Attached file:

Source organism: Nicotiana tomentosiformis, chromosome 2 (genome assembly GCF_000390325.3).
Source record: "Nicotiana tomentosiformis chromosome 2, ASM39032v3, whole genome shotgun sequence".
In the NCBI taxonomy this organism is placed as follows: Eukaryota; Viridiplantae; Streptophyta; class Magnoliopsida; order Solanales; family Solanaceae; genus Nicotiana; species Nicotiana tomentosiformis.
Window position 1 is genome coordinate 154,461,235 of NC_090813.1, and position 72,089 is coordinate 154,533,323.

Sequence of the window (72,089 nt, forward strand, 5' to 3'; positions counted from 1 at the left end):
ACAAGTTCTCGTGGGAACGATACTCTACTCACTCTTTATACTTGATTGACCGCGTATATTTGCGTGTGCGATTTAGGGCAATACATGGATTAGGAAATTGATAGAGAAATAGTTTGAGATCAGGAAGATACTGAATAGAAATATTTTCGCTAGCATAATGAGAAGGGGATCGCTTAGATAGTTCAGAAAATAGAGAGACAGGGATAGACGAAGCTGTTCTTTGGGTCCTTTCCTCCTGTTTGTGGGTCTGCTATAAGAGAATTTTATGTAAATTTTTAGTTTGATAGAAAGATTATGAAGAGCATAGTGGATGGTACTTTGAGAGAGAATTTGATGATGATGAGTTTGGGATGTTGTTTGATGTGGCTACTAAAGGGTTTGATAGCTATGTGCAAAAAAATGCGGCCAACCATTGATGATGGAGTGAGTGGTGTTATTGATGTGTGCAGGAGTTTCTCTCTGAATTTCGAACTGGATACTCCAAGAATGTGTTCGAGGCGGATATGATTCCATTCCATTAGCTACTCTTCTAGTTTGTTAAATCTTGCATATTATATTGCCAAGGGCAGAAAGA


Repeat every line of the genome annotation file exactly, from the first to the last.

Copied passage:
Source organism: Nicotiana tomentosiformis, chromosome 2 (genome assembly GCF_000390325.3).
Source record: "Nicotiana tomentosiformis chromosome 2, ASM39032v3, whole genome shotgun sequence".
In the NCBI taxonomy this organism is placed as follows: Eukaryota; Viridiplantae; Streptophyta; class Magnoliopsida; order Solanales; family Solanaceae; genus Nicotiana; species Nicotiana tomentosiformis.
Window position 1 is genome coordinate 154,461,235 of NC_090813.1, and position 72,089 is coordinate 154,533,323.

Sequence of the window (72,089 nt, forward strand, 5' to 3'; positions counted from 1 at the left end):
ACAAGTTCTCGTGGGAACGATACTCTACTCACTCTTTATACTTGATTGACCGCGTATATTTGCGTGTGCGATTTAGGGCAATACATGGATTAGGAAATTGATAGAGAAATAGTTTGAGATCAGGAAGATACTGAATAGAAATATTTTCGCTAGCATAATGAGAAGGGGATCGCTTAGATAGTTCAGAAAATAGAGAGACAGGGATAGACGAAGCTGTTCTTTGGGTCCTTTCCTCCTGTTTGTGGGTCTGCTATAAGAGAATTTTATGTAAATTTTTAGTTTGATAGAAAGATTATGAAGAGCATAGTGGATGGTACTTTGAGAGAGAATTTGATGATGATGAGTTTGGGATGTTGTTTGATGTGGCTACTAAAGGGTTTGATAGCTATGTGCAAAAAAATGCGGCCAACCATTGATGATGGAGTGAGTGGTGTTATTGATGTGTGCAGGAGTTTCTCTCTGAATTTCGAACTGGATACTCCAAGAATGTGTTCGAGGCGGATATGATTCCATTCCATTAGCTACTCTTCTAGTTTGTTAAATCTTGCATATTATATTGCCAAGGGCAGAAAGA